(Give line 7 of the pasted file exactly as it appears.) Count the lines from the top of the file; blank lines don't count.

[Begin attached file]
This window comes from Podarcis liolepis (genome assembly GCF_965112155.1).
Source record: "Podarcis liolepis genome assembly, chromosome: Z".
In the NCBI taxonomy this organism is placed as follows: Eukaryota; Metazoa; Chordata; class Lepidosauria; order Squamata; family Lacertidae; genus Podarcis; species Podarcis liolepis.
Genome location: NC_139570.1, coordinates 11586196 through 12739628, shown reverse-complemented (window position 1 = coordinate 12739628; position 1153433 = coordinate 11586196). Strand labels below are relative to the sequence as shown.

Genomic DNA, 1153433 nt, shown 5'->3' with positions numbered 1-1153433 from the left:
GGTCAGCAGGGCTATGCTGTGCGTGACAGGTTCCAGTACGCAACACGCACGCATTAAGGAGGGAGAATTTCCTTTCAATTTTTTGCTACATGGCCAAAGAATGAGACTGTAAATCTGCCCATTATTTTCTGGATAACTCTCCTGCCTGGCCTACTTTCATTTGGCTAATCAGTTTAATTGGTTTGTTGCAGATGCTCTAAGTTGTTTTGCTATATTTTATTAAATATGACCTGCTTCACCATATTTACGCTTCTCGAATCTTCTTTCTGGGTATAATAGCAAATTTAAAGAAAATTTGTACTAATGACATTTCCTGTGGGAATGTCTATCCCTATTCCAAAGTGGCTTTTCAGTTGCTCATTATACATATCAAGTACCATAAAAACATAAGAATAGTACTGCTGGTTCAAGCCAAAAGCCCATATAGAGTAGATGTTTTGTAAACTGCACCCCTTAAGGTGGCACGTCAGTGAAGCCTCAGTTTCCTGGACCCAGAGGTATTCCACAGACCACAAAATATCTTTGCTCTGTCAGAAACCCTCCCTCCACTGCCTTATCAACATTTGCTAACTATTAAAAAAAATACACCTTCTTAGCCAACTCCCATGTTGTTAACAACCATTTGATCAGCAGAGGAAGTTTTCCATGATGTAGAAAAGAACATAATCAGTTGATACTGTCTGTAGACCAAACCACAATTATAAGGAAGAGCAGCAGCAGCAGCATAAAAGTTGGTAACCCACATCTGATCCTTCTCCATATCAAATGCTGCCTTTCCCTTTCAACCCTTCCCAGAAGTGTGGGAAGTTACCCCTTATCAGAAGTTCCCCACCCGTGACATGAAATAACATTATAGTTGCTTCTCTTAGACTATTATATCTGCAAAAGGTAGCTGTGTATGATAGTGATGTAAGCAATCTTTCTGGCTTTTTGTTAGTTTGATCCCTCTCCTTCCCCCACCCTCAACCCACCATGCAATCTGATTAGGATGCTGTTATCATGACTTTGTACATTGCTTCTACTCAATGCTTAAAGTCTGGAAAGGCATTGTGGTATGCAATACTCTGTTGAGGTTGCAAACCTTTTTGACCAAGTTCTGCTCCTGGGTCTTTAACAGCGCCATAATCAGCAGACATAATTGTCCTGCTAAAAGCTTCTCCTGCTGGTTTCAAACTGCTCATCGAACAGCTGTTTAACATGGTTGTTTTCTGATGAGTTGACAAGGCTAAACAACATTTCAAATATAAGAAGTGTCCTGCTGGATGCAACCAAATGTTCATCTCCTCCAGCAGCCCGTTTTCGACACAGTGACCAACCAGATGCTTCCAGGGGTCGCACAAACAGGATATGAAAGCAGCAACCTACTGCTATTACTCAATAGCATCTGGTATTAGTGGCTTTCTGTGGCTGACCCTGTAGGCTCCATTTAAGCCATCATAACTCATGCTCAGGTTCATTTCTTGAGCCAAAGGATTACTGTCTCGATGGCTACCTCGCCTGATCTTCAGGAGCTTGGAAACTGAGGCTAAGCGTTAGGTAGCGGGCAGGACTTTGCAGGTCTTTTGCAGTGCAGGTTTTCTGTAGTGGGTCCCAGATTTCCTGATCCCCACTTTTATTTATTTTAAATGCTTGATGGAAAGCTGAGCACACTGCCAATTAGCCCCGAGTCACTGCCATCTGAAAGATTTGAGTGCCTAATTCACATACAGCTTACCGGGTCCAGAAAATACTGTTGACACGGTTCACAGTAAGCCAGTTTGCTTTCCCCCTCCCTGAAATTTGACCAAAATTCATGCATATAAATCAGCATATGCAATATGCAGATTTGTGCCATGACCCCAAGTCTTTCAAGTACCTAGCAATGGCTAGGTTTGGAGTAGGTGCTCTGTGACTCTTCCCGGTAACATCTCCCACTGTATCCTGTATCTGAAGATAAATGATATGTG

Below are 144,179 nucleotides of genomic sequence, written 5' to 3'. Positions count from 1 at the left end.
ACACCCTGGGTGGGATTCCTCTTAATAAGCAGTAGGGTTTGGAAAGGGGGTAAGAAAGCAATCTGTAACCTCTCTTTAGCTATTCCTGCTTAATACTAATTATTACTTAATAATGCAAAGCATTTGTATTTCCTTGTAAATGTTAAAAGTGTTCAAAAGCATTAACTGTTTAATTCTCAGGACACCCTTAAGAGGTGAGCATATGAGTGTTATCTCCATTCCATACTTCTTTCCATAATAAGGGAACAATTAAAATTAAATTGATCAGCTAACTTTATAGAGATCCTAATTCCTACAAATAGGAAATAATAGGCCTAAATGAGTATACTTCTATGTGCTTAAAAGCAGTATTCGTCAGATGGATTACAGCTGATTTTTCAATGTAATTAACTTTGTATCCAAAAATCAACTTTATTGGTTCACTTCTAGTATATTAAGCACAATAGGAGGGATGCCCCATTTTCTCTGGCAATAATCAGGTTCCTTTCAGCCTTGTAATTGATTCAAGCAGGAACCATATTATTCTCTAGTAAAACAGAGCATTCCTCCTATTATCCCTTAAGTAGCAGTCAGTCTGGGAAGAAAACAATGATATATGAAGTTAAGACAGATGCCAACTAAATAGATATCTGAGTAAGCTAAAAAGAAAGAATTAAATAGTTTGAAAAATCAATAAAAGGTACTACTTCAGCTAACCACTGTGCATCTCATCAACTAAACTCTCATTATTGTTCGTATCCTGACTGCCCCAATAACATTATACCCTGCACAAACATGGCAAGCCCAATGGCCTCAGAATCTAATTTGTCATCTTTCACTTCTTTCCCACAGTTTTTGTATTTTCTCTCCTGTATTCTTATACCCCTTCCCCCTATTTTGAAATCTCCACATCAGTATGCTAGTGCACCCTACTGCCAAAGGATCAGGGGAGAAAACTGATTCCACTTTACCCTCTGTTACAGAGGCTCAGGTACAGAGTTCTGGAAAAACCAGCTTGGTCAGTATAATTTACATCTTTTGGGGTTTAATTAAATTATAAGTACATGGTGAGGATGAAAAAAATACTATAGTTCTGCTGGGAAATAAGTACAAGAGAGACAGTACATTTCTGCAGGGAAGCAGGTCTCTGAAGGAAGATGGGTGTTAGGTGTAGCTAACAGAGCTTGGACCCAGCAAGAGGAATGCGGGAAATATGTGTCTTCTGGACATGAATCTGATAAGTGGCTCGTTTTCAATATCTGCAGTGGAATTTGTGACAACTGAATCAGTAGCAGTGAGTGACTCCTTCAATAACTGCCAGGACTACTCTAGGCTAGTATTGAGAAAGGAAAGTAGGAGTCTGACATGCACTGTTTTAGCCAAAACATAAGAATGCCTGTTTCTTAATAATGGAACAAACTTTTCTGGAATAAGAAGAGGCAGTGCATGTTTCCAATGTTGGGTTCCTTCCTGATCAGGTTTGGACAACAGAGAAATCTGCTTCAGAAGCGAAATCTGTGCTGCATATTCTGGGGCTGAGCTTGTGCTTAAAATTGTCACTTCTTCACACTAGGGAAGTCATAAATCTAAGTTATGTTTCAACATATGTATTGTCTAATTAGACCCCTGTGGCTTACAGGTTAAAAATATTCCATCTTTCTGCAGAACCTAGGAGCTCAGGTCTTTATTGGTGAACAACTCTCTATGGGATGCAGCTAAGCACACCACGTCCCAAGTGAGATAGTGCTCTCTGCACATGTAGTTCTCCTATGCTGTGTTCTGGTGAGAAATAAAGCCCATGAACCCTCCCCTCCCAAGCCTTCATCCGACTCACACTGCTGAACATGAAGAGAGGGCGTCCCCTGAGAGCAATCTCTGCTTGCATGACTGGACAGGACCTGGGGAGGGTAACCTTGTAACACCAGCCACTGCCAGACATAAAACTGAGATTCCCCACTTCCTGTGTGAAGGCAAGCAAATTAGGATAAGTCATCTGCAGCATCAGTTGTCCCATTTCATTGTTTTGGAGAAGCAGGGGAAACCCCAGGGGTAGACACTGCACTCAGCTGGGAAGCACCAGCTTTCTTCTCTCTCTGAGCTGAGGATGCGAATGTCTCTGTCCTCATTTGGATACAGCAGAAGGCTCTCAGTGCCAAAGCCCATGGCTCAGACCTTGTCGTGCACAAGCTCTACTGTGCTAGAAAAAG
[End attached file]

Below are 144,179 nucleotides of genomic sequence, written 5' to 3'. Positions count from 1 at the left end.